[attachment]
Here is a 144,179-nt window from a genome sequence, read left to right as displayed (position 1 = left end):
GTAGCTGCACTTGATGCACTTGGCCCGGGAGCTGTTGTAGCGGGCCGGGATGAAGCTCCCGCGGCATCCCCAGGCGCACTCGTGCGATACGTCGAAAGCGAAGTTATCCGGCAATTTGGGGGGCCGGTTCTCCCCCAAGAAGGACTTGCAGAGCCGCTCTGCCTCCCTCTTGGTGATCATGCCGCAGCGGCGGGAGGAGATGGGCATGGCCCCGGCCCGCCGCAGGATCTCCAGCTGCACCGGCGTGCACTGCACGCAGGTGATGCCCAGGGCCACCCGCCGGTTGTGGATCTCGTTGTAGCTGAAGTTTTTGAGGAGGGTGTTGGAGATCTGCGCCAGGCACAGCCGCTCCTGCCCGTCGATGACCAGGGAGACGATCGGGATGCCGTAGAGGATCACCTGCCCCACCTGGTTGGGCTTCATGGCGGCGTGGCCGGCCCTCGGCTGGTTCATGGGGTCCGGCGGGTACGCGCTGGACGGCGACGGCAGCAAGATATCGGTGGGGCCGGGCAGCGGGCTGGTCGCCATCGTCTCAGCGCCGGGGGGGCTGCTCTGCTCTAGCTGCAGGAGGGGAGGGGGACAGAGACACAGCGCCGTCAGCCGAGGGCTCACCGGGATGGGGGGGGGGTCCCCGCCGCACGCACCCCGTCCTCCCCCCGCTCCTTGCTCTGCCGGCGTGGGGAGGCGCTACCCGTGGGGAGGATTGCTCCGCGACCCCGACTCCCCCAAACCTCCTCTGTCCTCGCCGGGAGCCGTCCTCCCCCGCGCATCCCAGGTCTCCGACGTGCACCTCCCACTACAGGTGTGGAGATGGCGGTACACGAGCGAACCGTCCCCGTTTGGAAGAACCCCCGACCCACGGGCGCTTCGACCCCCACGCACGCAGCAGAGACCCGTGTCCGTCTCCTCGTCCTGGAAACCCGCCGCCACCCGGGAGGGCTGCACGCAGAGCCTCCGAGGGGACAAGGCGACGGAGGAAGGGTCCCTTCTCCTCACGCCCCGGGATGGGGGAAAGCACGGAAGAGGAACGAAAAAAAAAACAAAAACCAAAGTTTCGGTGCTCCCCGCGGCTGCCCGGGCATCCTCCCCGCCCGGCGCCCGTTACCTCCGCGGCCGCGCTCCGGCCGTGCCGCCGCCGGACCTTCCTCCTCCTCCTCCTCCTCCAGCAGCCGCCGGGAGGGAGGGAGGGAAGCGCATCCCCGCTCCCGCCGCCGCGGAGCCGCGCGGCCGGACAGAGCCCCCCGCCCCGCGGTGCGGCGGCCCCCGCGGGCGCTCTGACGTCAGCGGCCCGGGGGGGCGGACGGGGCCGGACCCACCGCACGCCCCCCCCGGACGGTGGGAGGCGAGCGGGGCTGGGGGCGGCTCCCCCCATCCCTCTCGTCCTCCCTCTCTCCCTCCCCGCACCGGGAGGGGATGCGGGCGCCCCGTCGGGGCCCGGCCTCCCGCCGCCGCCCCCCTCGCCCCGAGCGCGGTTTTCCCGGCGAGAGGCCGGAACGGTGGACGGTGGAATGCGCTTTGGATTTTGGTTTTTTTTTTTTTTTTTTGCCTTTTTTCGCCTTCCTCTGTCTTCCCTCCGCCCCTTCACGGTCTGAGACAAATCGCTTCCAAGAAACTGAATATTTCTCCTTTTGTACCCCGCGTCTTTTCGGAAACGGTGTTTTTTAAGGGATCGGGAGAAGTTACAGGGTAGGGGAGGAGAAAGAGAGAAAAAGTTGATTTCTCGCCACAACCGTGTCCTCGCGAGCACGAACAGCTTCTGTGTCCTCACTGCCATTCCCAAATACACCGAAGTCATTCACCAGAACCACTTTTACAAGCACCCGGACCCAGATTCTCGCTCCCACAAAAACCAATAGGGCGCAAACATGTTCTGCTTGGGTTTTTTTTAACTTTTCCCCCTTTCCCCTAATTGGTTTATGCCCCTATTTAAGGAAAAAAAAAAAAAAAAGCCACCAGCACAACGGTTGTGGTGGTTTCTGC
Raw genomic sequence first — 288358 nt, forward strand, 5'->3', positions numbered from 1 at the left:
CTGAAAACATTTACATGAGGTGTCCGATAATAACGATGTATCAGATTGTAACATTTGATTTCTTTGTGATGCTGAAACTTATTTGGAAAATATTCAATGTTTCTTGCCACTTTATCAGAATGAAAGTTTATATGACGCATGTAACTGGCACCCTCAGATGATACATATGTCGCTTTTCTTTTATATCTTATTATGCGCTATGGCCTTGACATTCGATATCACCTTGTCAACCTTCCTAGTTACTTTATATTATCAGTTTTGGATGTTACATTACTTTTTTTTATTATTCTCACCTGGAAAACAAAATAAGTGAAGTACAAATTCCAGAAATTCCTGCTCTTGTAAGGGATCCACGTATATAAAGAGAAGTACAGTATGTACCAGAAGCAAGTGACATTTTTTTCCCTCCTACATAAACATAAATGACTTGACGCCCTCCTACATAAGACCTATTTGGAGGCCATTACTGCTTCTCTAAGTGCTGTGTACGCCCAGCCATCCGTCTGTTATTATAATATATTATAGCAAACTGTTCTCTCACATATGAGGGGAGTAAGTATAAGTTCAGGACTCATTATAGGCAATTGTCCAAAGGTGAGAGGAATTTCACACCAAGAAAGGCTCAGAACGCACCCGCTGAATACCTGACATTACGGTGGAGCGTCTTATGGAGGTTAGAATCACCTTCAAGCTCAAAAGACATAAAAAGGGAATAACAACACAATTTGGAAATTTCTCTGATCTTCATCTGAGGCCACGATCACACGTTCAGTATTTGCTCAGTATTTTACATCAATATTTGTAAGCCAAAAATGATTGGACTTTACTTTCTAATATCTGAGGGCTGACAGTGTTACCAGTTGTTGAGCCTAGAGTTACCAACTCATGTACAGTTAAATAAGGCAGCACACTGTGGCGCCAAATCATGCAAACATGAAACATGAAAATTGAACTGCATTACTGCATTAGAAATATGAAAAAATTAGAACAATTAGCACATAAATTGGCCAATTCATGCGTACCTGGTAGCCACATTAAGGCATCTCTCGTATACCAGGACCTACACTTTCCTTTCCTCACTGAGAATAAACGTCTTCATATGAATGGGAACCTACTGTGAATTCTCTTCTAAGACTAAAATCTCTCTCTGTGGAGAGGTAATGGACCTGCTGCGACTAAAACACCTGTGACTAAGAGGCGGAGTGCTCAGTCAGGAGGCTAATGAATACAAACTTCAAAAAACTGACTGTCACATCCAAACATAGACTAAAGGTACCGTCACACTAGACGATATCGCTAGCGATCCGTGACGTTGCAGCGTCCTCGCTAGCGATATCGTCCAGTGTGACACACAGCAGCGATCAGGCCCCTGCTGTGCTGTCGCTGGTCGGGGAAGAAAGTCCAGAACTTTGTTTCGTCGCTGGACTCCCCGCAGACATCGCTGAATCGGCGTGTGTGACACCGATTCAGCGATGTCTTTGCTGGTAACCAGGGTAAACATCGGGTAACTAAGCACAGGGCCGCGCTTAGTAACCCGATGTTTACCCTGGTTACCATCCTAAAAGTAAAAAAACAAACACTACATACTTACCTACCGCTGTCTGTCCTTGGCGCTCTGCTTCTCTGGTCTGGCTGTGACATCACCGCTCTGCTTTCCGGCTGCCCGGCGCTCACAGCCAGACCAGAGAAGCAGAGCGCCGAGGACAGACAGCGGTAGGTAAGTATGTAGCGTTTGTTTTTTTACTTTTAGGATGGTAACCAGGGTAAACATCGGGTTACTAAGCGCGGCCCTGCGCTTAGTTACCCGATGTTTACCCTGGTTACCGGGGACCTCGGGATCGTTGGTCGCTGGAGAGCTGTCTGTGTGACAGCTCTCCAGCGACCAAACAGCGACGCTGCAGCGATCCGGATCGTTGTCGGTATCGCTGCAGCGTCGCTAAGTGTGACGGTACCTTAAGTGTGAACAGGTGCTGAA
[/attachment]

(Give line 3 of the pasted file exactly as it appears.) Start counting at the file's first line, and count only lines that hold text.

Raw genomic sequence first — 288358 nt, forward strand, 5'->3', positions numbered from 1 at the left: